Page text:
countertop edge types

How to Choose an Edge for Your Kitchen Countertop

You’ve already chosen your countertop material and color for your kitchen, and just when you thought your job was done, now you have to choose an edge type for the countertop as well. While it might seem like an unnecessary step, these details, and your ability to choose them are really part of what makes your kitchen special and sets it apart from the rest. While there are over a dozen different countertop edge options available, most of them fall into one of two categories, simple or decorative. Depending on the style you are going for and your budget, knowing this will help to narrow down your edge option. On top of that, one of them is bound to pop out to you as “the one”, so take a deep breath and see what we have to offer.

Simple Edge Designs

Flat Polish Edge

Flat Polish is one of the most simple and common edge designs you will see. Exactly as it sounds, it is a flat and ever so slightly rounded transition from top to side.

Beveled Edge

A bevel or beveled edge is also quite simple compared to some of the other designs, but it is certainly a step up from a flat polish. On this design a single cut is made at a 45 degree angle to transition from the side of the countertop to the top. Because it is generally simple and flat it is mostly used in modern kitchen designs.

Full Bullnose Edge

The full bullnose is a completely round cut giving the entire side of the countertop a 180 degree angle, almost giving the edge a half-pipe like appearance. The only hard angles exist on the corners where the two sides meet. While simple, this design is more common on traditional kitchen designs.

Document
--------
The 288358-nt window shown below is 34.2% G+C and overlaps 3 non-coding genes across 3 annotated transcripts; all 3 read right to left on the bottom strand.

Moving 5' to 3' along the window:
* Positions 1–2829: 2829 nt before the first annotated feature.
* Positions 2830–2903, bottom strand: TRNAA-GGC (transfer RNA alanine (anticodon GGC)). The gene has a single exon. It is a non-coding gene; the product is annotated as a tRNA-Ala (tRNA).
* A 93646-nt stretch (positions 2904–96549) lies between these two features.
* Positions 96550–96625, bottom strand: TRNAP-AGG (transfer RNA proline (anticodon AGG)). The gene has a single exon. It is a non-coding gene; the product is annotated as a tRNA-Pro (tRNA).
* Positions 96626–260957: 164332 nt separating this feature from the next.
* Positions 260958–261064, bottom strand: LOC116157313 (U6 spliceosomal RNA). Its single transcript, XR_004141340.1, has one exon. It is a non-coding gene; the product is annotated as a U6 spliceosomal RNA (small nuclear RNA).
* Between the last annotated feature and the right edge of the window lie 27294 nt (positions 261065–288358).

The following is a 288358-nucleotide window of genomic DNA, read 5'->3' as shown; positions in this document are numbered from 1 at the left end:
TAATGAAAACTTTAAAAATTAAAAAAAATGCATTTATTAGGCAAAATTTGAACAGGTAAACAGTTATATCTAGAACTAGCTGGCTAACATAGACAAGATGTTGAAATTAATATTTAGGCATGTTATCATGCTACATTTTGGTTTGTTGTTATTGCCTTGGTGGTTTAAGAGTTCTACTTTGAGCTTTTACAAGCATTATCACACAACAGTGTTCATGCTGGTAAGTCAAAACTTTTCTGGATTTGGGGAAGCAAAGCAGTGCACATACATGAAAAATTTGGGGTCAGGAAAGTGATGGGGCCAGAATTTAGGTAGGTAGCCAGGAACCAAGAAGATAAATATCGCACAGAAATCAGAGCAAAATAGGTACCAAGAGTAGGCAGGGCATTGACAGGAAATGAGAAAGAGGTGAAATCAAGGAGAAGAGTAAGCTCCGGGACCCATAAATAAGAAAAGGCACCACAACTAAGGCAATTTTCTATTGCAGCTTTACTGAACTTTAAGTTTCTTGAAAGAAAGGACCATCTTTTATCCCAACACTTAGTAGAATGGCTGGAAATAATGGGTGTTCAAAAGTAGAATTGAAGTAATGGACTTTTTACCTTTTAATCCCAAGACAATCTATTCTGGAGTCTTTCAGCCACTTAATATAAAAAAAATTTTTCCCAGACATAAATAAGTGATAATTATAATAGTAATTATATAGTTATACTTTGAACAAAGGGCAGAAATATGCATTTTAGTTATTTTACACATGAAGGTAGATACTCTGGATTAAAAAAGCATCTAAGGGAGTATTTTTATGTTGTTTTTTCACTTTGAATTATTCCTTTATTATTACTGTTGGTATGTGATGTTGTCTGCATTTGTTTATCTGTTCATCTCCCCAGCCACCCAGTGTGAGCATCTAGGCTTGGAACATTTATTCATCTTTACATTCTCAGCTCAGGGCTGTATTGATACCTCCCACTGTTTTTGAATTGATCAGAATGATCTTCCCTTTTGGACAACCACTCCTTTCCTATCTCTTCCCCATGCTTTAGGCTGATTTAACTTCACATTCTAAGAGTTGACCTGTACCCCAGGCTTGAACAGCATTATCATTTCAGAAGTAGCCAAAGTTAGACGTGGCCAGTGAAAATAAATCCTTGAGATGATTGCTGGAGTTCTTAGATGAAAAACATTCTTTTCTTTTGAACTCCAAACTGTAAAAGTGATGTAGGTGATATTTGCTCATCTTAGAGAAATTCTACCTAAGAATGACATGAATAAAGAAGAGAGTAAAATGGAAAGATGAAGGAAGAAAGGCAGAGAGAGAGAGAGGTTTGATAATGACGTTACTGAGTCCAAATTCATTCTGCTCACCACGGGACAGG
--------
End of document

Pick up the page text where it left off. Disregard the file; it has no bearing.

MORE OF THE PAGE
Half Bullnose Edge

Like the full bullnose this edge design is round, but unlike the full version, the half version has a hard 90 degree angle on the edge connecting the bottom and the side, and a round 90 degree corner transition from the side to the top, giving a quarter pipe appearance. 

Quarter Round Edge

The quarter round is quite similar to the half bullnose but the radius of the corner is much smaller, about the same width as a pencil. 

Decorative Edge Designs

Double Quarter Round Edge

This style is just like the quarter round but the rounded edge is symmetrical on both the top and the bottom of the countertop. We’ve found this style is simple enough that it works well with traditional or contemporary designs.

Double Bevel Edge

Just like the double quarter round, the double bevel edge is just like the standard bevel edge but the gradient is symmetrical on the top and bottom of the countertop. While the angle is always 45 degrees, you can customize how deep you want your bevels to be cut.

Ogee Edge

The Ogee edge features a concave arch cutting inwards that turns into a convex arch as it meets the bottom of the countertop. This is a very traditional design and has a very classic look to it.

Double Ogee Edge

The double Ogee features two of these inverted concave and convex arches stacked on top of each other to create a step-like appearance and an even fancier and more traditional effect.

Dupont Edge

The Dupont is similar to the Ogee, but it features a straight cut down of about a quarter of an inch, and then a gradual slope down to the bottom of the countertop.

Triple Pencil Edge

This style also gives a step like appearance, with three round edges stacked on top of each other with each one slightly smaller than the last. This design can face up or down to give a step up or step down effect.

Rock Face Edge

One of the least common but most interesting edge styles is the rock face or chiseled edge design. This exposes the texture of the natural stone all the way around the countertop. We think this pairs well with a more modern kitchen design.

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